Embarking on a new project or venture is amazingly exciting – but it can feel just as scary at the same time. We share eight strategies to help you confidently cope with change.
To help you embrace new starts in your own life – whether they’re planned or forced upon you – life coach Claire Bradford shares eight strategies to help you cope with change.
A new start brings out our best intentions
Remember when you were at school and you got a new exercise book? How pristine and beautiful it seemed compared to the dog-eared, bedoodled one it replaced? And how you promised yourself you would only ever do your best work in it using your neatest handwriting?
Maybe you’re not so different now and the lure of a new notebook or fresh diary has the same effect on you.
There’s something about a new start that brings out our best thoughts and intentions. My theory is that fresh starts offer a sort of redemption – a cancelling out of the old to-do lists that were never quite finished, the habits that were slid into or the questionable decisions we made. The past is scrunched up in the wastepaper basket and a clean page awaits.
But just as a new start opens up an exciting new chapter in our life, it can also seem daunting and scary.
Eight strategies to confidently cope with change
Going back to work, starting a new business or embarking on a new project has that same new exercise book feel. It can be nerve-racking but exciting all at the same time (my kids have coined the word ‘nervecitement’ for this very sensation).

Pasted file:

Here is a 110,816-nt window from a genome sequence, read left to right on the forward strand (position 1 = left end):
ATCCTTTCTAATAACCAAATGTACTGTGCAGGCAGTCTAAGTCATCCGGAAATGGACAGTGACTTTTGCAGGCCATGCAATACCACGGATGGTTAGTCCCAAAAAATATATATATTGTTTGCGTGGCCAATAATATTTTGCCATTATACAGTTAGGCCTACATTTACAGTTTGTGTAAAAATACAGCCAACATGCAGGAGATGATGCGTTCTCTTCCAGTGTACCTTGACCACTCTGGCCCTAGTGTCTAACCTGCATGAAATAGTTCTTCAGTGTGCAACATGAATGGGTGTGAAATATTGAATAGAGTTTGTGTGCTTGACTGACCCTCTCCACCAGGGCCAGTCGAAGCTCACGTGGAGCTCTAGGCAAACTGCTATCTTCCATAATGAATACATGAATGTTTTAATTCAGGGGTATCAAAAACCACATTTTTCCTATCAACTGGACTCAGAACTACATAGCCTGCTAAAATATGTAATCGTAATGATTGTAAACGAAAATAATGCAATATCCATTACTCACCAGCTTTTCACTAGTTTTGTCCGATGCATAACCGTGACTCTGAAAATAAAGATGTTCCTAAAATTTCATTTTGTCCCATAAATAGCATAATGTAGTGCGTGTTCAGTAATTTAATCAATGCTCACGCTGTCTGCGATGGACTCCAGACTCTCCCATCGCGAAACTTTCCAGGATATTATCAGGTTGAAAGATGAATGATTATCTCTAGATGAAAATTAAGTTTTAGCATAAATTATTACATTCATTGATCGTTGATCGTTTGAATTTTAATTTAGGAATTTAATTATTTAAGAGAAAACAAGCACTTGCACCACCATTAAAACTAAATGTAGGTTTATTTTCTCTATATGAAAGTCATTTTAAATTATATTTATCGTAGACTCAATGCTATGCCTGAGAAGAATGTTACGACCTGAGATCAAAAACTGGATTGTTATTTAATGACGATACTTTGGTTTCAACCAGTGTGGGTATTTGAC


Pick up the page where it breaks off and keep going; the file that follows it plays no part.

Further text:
If you’re in a new start situation, here are eight strategies to help you navigate the change with confidence.
1) Don’t try to do everything at once
You may have big and exciting plans, but going for all of them all at the same time will end in overwhelm and likely failure. Make a list or a mindmap of everything you want to achieve and start with one or two achievable goals. Be realistic and take small but constant action.
2) Give yourself permission to be scared
If you are nervous or downright scared, that’s ok. You have been in this situation lots of times before and you have made it work for you.
Think of all the first days at school, the new jobs, the risks you’ve taken and the moves you’ve made. They might not have all gone completely to plan, but each new start you have made teaches you more and more about how you can adapt – and thrive – with change.
Make a list of all the times you’ve been a nervous newbie and what happened as a result. You will have had some successes and doubtless some not so great moments too, but you will have learned a lot from both.
3) Visualise the future
Now have fun inventing the story of your change. What could happen? Go wild.
Visualise yourself 5 or 10 years in the future after your change. How do you look? How do you feel? What’s different around you? Now do the same imagining you haven’t made the change.
4) Give your mind space
Make a regular – preferably daily – practice of mindfulness, meditation or journaling time. Your mind will be very busy negotiating change and it’s important to give it some time and space to refuel.
5) Use your support network
Know where your support is and use it. Friends, colleagues, family, groups, forums – it all counts. Consider hiring a coach or counsellor if you find gaps in your support safety net.
Stick with positive people and avoid anyone who is negative about you, your choices or your situation.
6) Be clear about why
Be clear about why you are making this change and what you want to gain from it. If you feel that you didn’t have a choice, find ways to empower yourself and own as many decisions around your situation as you can.
7) Celebrate your wins
Celebrate your victories – however small. Whether it’s a new client or just a day when you didn’t feel out of your depth, it’s all good. Recognise your achievements and share them with others.
8) Accept you’re not perfect
Give yourself a break occasionally. Nobody’s perfect. You might have to use Tippex in that new exercise book, but you’re still fantastic.
Claire Bradford from Straightforward Coaching is an experience life coach, copy coach, motivational speaker and media columnist.Claire Bradford